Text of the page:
In 1997, she starred in the Australian ensemble romantic drama Under the Lighthouse Dancing and also played the lead role in the short-lived television series Sleepwalkers. In 1998, she starred alongside Neil Patrick Harris and Debbie Reynolds in the TV film The Christmas Wish, played the supporting role of Giulia De Lezze in Dangerous Beauty,[13] and provided some voice work for Babe: Pig in the City. She said in an interview in 2012, "That really should not be on my résumé! I think that was early on in the day, when I was trying to beef up my résumé. I came in and did a couple days' work of voiceovers and we had to suck on [helium] and then do a little mouse voice. But I was one in a hundred, so I'm sure you would never be able to identify my voice. I probably couldn't either!"[29]

In 1999, she played Alice in the romantic comedy Strange Planet and the Texan student Holly Maddux in The Hunt for the Unicorn Killer, which was based on the real life effort to capture Ira Einhorn, who was charged with Maddux's murder.[30][31] In 2000, while David Lynch was expanding the rejected pilot of Mulholland Drive into a feature film, Watts starred alongside Derek JacobiJack Davenport and Iain Glen in the BBC TV film The Wyvern Mystery, an adaptation of the novel of the same name by Sheridan Le Fanu that was broadcast in March of that year.[3]

Much of her early career is filled with near misses in casting, as she was up for significant roles in films such as 1997's The Postman and The Devil's Advocate and 2000's Meet the Parents, which eventually went to other actresses.[32]In an interview in 2012, Watts said, "I came to New York and auditioned at least five times for Meet the Parents. I think the director liked me but the studio didn't. I heard every piece of feedback you could imagine, and in this case, it was 'not sexy enough'."[33] Watts recalled her early career in an interview in 2002, saying, "It is a tough town. I think my spirit has taken a beating. The most painful thing has been the endless auditions. Knowing that you have something to offer, but not being able to show it, is so frustrating. As an unknown, you get treated badly. I auditioned and waited for things I did not have any belief in, but I needed the work and had to accept horrendous pieces of shit."[25]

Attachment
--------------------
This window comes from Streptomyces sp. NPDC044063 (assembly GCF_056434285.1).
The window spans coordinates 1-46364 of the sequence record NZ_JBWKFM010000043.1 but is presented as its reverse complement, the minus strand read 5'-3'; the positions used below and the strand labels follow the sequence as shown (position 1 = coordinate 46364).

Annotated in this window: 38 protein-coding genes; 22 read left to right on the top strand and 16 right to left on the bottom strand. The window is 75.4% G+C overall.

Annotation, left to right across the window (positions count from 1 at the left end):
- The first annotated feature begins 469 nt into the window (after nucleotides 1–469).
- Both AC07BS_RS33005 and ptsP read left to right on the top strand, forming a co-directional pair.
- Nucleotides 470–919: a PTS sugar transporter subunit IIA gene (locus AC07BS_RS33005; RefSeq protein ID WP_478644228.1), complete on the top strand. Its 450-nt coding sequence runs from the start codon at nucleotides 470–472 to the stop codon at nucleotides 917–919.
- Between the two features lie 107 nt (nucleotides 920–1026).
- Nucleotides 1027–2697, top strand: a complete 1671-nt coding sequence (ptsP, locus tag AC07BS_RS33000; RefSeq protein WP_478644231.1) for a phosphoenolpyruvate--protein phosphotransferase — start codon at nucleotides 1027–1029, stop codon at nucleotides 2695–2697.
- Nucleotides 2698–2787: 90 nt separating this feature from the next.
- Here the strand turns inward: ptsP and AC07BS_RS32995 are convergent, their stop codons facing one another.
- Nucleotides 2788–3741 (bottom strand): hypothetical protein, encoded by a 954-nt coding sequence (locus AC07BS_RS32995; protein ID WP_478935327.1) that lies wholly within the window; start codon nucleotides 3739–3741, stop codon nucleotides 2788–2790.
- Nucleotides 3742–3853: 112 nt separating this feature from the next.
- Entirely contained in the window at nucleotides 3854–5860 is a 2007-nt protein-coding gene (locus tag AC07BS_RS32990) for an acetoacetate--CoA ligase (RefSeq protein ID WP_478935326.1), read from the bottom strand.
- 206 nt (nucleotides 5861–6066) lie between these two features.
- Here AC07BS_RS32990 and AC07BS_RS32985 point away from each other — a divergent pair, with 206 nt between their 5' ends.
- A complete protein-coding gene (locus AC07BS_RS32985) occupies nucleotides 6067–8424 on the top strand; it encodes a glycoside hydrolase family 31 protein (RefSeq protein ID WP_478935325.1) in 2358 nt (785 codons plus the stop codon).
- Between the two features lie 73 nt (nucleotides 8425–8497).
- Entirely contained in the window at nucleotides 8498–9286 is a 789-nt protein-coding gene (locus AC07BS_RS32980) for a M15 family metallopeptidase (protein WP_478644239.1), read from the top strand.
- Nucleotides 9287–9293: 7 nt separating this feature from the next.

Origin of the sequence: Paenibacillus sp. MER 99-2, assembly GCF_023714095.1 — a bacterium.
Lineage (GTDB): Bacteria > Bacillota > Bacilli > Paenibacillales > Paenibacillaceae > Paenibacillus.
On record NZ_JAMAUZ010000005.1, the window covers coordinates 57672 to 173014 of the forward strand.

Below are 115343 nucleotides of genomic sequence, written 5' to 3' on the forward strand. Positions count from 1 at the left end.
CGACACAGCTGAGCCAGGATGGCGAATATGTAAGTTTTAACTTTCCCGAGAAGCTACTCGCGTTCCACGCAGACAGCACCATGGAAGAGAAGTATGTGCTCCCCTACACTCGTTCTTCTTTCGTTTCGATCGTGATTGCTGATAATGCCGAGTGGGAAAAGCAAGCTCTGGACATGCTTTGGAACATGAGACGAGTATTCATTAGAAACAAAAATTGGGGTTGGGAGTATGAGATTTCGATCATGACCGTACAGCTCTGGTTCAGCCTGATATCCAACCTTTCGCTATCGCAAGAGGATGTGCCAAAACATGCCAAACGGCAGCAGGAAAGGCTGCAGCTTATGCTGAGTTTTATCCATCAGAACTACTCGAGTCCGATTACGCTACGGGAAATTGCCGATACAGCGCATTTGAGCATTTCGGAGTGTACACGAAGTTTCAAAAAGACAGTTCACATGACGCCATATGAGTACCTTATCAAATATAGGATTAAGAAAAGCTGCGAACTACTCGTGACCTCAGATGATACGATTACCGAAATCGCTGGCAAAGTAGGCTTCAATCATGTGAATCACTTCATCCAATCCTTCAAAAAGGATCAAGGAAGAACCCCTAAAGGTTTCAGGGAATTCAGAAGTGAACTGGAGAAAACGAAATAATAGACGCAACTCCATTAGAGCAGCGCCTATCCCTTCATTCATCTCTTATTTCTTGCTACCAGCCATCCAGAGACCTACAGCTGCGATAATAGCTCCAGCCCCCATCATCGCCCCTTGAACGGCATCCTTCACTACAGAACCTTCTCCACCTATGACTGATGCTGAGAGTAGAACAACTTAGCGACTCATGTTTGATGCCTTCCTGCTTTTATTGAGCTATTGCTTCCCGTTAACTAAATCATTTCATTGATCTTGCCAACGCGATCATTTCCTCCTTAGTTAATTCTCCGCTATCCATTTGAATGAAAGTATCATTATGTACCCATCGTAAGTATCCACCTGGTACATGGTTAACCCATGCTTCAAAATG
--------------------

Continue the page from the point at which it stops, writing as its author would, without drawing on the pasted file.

2001–2004: Breakthrough[edit]Edit

[1][2]Watts with filmmaker David Lynch at the 2001 Cannes Film Festival

Naomi Watts studied the Meisner Technique. In 1999, director David Lynch began casting for his psychological thriller Mulholland Drive. He interviewed Watts after looking at her headshot,[33] without having seen any of her previous work,[34] and offered her the lead role.[33] Lynch later said about his selection of Watts, "I saw someone that I felt had a tremendous talent, and I saw someone who had a beautiful soul, an intelligence—possibilities for a lot of different roles, so it was a beautiful full package."[35] Conceived as a pilot for a television series, Lynch shot a large portion of it in February 1999, planning to keep it open-ended for a potential series. However, the pilot was rejected. Watts recalled thinking at the time, "just my dumb luck, that I'm in the only David Lynch programme that never sees the light of day."[8] Instead, Lynch filmed an ending in October 2000, turning it into a feature film which was picked up for distribution. The film, which also starred Laura Harring and Justin Theroux, was highly acclaimed by critics and would become Watts' breakthrough. She was praised by critics, including Peter Bradshaw from The Guardian, who said, "Watts's face metamorphoses miraculously from fresh-faced beauty to a frenzied, teary scowl of ugliness."[36] and Emanuel Levy, who wrote, "[...]Naomi Watts, in a brilliant performance, a young, wide-eyed and grotesquely cheerful blonde, full of high hopes to make it big in Hollywood."[37] The film premiered at the 2001 Cannes Film Festival and received a large number of awards and nominations, including the Best Actress Award for Watts from the National Society of Film Critics and a nomination for Best Actress from the American Film Institute.[38] The surrealist film following the story of the aspiring actress Betty Elms, played by Watts, attracted controversy with its strong lesbian theme.[39][40]

Also in 2001, she starred in two short films, Never Date an Actress and Ellie Parker, and the horror film Down, director Dick Maas' remake of his 1983 film De Lift. In 2002, she starred in one of the biggest box office hits of that year, The Ring, the English language remake of the Japanese horror film Ringu. Directed by Gore Verbinski, the film, which also starred Martin Henderson and Brian Cox, received favourable reviews and grossed around US$129 million domestically (equivalent to US$167.4 million in 2014).[41] Watts portrayed Rachel Keller, a journalist investigating the strange deaths of her niece and other teenagers after watching a mysterious videotape, and receiving a phone call announcing their deaths in seven days.[42] Her performance was praised by critics, including Paul Clinton of, who stated that she "is excellent in this leading role, which proves that her stellar performance in Mulholland Drive was not a fluke. She strikes a perfect balance between scepticism and the slow realisation of the truth in regard to the deadly power of the videotape."[43] That year, she also starred in Rabbits, a series of short films directed by David Lynch; alongside several other famous British actors in the black comedy Plots with a View; and with Tim Daly in the western The Outsider.